In addition, Nofal explains that migrant communities were being directly lied to. After asserting to complaining workers that they are against the Kafala system, a vice-council would then go on television to express their support for Kafala with intentions only to “reform” it. Nofal adds that due to the workers’ precarious legal status, consulates often took advantage of the situation and demanded money in return for services.
Other violations received good media coverage, including verbal and physical transgressions by the consulate of Kenya in Lebanon.
As stated repeatedly by human rights organizations and political organizers in Lebanon and around the world, the structural nature of the issue of representativeness means that much depends on the whims of consulates. Despite some cases where entities were responsive with workers and paying for their repatriation, such as the Filipino embassy, the model remains highly dysfunctional and allows violations to go by unpunished.
The high rate of violations occurring at consulate level is high to the degree that even workers who did manage to go back to their home country still demand the resignation of the consul in a quest for accountability.
Recruitment agencies play a central role in the state of precariousness that migrant domestic workers endure in Lebanon. In addition to demanding exorbitant amounts of money for their services when compared to the wages earned by MDWs, Nofal explains that many recruitment agencies use threats to force MDWs to stay in the country and block repatriation attempts.
The lack of opportunities and the urgency of finding escape pathways meant that many migrant domestic workers were scammed, explains Baba. Analytically, the scams are best located as part of a wider network of shady industries involving both formal and informal local, national and transnational entities including foreign recruiters, Lebanese recruitment agencies, brokers, human traffickers, Lebanese employers, insurance firms, Lebanese ministries and the General Security, and many more.
Researchers and human rights advocates highlighted some possible positive breakthroughs and silver linings that came as a result of the latest sociopolitical state of affairs.
To begin with, because of the currency crisis, many Lebanese employers started preferring freelance domestic work as opposed to live-in domestic work. Baba says that in a certain way, “this […] weakened the structure of Kafala” due to the abandonment of live-in domestic work demand, and consequently lessened cases of MDWs being trapped with their employers on a 24/7 basis.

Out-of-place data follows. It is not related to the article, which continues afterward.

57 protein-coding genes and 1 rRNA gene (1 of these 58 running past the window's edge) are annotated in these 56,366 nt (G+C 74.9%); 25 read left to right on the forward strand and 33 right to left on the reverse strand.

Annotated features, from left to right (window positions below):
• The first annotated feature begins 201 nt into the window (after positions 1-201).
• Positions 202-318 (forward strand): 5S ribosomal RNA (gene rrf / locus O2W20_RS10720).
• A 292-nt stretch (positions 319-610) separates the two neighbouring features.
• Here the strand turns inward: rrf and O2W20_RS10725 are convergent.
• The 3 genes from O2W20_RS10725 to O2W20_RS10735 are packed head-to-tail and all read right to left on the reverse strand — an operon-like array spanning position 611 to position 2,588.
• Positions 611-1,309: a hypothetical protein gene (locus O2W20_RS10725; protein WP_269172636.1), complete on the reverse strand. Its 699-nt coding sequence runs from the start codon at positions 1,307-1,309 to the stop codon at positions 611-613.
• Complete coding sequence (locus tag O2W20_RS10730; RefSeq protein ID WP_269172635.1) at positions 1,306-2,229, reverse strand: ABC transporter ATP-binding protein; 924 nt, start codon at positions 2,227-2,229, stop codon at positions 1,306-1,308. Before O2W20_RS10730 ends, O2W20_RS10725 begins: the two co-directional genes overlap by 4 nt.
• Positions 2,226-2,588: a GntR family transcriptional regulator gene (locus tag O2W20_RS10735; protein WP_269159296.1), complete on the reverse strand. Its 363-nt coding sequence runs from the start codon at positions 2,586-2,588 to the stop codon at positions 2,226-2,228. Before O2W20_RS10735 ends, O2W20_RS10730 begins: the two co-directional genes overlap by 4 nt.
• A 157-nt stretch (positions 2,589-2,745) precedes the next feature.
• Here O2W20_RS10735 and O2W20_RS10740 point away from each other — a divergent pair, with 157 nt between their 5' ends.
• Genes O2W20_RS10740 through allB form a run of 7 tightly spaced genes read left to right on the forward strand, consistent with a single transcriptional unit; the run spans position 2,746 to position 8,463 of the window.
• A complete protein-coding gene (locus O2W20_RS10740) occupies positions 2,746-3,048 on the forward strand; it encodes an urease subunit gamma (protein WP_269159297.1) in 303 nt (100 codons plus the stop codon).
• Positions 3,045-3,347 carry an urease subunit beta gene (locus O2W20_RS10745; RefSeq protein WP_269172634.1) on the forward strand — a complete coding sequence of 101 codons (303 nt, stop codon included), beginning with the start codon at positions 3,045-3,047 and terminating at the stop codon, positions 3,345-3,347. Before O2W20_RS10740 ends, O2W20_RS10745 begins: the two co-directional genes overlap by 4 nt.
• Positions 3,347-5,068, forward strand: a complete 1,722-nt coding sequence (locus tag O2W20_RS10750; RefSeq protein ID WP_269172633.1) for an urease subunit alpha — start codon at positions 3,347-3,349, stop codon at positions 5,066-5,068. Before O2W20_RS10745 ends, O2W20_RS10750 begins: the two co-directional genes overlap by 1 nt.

In addition, Nofal adds that the increase in demand for freelance work allowed many workers to get contracts and negotiate without the mediation of recruitment agencies. This allows greater margins for MDWs to organize their own time, work by the hour, negotiate a deal that works better for both sides and thus equalizing employer-worker power dynamics in a certain sense, while most of all avoiding the meddling and exploitative practices of recruitment agencies. Freelance work, however, remains inconsistent to a considerable degree, so it is often unstable for many workers and might not provide a consistent and reliable income.
Another development that weakened the structure of Kafala – ironically – is the weakened capacities of the Lebanese General Security, who no longer have the material or human capacities to crack down, prosecute, detain, and monitor MDWs’ work, especially with protests taking place sporadically throughout the last few years.
Finally, a positive development rests in the increased media coverage of migrant domestic workers’ conditions – mainly international coverage – and this increasingly includes discourses on the structural nature of the matter, and not only sporadic cases of mistreatment, thus highlighting the root cause of the issues encountered.
Looking Forward: Politics and Discourses
In the face of politically affiliated media platforms and politicians scapegoating refugees and migrant workers for the much of the country’s woes, more is needed on the side of media platforms and progressive political forces to highlight the root causes of the crisis, and point fingers towards the responsible figures, organizations, and, most importantly, the structure.
Not many political figures are respondent to case-based advocacy or actions related to Kafala overall. Many platforms, notes Nofal, such as Akhbar al-saha, Beirut Today, Megaphone and/or Daraj, have been very vocal against Kafala
Moving forward, opposition progressive political parties, progressive news platforms, and regular citizens need to focus their attention on highlighting the political nature of the crisis, the unproductive model of economic structure, and the elite-focused socioeconomic arrangements accentuating livelihood difficulties for the most marginalized. The latter have offered only palliative and often nepotistic or clientelist responses and prevented the implementation of sustainable solutions for such a protracted and worsening socioeconomic situation.
The need for people-centered political organization, backed by a counter-hegemonic discourse supported by media platforms and actors against scapegoating and addressing sustainable and transformative needs is at urgent stages, and it is on those capable of organizing such movements to lead this transformation.